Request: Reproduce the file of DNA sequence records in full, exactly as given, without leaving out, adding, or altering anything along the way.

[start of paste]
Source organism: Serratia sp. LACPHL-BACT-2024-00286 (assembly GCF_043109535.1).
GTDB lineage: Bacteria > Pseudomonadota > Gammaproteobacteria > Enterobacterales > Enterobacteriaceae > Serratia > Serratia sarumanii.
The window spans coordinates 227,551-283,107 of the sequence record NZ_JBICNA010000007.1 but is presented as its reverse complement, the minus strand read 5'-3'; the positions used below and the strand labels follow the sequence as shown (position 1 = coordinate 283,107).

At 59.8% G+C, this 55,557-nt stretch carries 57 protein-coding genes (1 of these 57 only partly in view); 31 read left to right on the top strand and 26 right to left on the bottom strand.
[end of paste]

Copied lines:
Source organism: Serratia sp. LACPHL-BACT-2024-00286 (assembly GCF_043109535.1).
GTDB lineage: Bacteria > Pseudomonadota > Gammaproteobacteria > Enterobacterales > Enterobacteriaceae > Serratia > Serratia sarumanii.
The window spans coordinates 227,551-283,107 of the sequence record NZ_JBICNA010000007.1 but is presented as its reverse complement, the minus strand read 5'-3'; the positions used below and the strand labels follow the sequence as shown (position 1 = coordinate 283,107).

At 59.8% G+C, this 55,557-nt stretch carries 57 protein-coding genes (1 of these 57 only partly in view); 31 read left to right on the top strand and 26 right to left on the bottom strand.